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Indeed - why should you have to be able to watch a film instantly all of a sudden, just because, on a whim, you've suddenly decided you would like to? You never could in the past, so I really don't understand this new "Now there's an internet, I have a god given right to see what I want now, therefore I'm justified in downloading it illegally" mentality. Is it really a great hardship to wait a couple of days for it to arrive in the post? Or even (god forbid) leave the house, stroll / drive down to your local Blockbuster and rent it from there?

I use Lovefilm with the basic 2 discs per month option - I just have a list of films I'd like to see in my rental list. After I've watched one, I post it back and another one arrives within a few days - it's usually a nice surprise to see what I've got. At some point within the next couple of weeks, I'll watch it and the process is repeated. I've never had the thought "My god, I must see such and such a film now, therefore I'll download it illegally" - it's ridiculous!
 

professorhat

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SonofSun said:
Unfortunately these big companies don't want us to download/stream films, as mentioned previously, Lovefilm charge less to actually post the films to you than they do to download/stream.

No they don't, they include the streaming process as part of the postal service packages. It's an added extra - you used to only get the postal service.

As pointed out in this article, "physical media (and downloads) takes less energy to make/transport than music/movie streaming". Movie streaming is not cheap, even though it might seem like it's just something which should be really simple to you. When you consider the cost of hosting in several data centres, the servers required to stream, the vast amount of storage required for all the films, the staff to keep this running, the resiliency which needs to be built in to prevent an outage (and thus lots of people whining about bad service), the cost of resilient network links to the internet (believe me, these are not cheap, especially not in the region you would require for streaming) - the cost of all this is astronomical and has to be paid for by the consumer.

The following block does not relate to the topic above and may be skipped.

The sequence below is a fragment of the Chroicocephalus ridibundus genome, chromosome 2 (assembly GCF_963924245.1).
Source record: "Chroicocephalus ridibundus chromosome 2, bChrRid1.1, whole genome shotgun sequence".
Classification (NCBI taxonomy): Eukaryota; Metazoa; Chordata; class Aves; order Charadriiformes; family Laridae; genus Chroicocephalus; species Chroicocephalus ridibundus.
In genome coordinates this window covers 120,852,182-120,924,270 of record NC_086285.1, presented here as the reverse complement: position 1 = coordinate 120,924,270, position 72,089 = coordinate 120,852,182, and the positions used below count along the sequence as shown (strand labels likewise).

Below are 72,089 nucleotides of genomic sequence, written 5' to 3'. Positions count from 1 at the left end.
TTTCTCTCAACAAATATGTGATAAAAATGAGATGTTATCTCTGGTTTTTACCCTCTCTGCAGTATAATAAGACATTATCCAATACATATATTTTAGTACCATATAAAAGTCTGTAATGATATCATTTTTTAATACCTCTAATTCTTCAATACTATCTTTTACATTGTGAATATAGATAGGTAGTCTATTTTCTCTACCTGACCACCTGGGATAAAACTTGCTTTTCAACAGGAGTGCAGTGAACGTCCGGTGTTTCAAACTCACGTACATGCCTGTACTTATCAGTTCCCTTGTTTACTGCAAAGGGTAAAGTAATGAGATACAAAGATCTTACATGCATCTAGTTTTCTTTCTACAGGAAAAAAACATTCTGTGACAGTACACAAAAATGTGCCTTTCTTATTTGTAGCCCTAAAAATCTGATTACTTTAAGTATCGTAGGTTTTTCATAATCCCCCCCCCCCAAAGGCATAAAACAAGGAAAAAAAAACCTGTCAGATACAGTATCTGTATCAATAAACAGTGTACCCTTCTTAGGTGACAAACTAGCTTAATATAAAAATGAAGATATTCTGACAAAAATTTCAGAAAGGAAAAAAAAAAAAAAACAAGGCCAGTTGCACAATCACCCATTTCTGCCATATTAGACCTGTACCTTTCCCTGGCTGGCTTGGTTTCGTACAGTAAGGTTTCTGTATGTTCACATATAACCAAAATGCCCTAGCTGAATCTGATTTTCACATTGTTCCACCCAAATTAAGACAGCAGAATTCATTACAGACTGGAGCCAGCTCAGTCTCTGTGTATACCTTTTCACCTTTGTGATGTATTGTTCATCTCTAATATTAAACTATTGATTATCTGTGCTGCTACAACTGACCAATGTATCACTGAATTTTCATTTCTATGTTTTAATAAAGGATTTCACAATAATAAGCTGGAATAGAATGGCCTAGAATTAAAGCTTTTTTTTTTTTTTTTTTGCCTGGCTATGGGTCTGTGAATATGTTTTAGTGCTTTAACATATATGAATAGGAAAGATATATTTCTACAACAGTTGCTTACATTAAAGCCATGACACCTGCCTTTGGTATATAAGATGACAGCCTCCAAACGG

The_Lhc

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professorhat said:
Or even (god forbid) leave the house, stroll / drive down to your local Blockbuster and rent it from there?

I was going to say that (although I was going to suggest going to the cinema) but then I thought what if they're severely disabled (as I know at least one member of the forum is) and can't actually leave the house, I'd have felt really bad about that. Well, I don't know about really bad, I might have shrugged and gone "huh" but that's just me... Still, look at me being all considerate and that!
 

Clare Newsome

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Going back to the OP.... Sony's Qriocity service offers HD movie streaming. You'll need a Sony product that supports it, however (though you could buy a compatible Blu-ray player - for example - for under £100, or the SMP-N100 media streamer for a little more), plus it's pretty bandwidth intensive, as you'd expect....
 

professorhat

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The_Lhc said:
professorhat said:
Or even (god forbid) leave the house, stroll / drive down to your local Blockbuster and rent it from there?

I was going to say that (although I was going to suggest going to the cinema) but then I thought what if they're severely disabled (as I know at least one member of the forum is) and can't actually leave the house, I'd have felt really bad about that. Well, I don't know about really bad, I might have shrugged and gone "huh" but that's just me...

Mmm, okay. It's still worth pointing out the services now available for people who are house bound e.g. freeview with a large number of channels compared to the four classic analogue channels (including Film 4), or satellite / cable services with dedicated and on demand movie channels, or postal rental (e.g. Lovefilm) and purchase (e.g. Amazon) services, as well as internet streaming amongst others. Compared to a few years back when your choice was (a) go out and rent / buy something, (b) go out to the cinema or (c) hope something was on one of the four analogue channels, we are ridiculously spoilt for choice, so for someone to say they're "forced" to download a film illegally is frankly laughable. I know you agree on this, just making the point loud and clear I guess.

The_Lhc said:
Still, look at me being all considerate and that!

Careful - you've got a rep to protect :)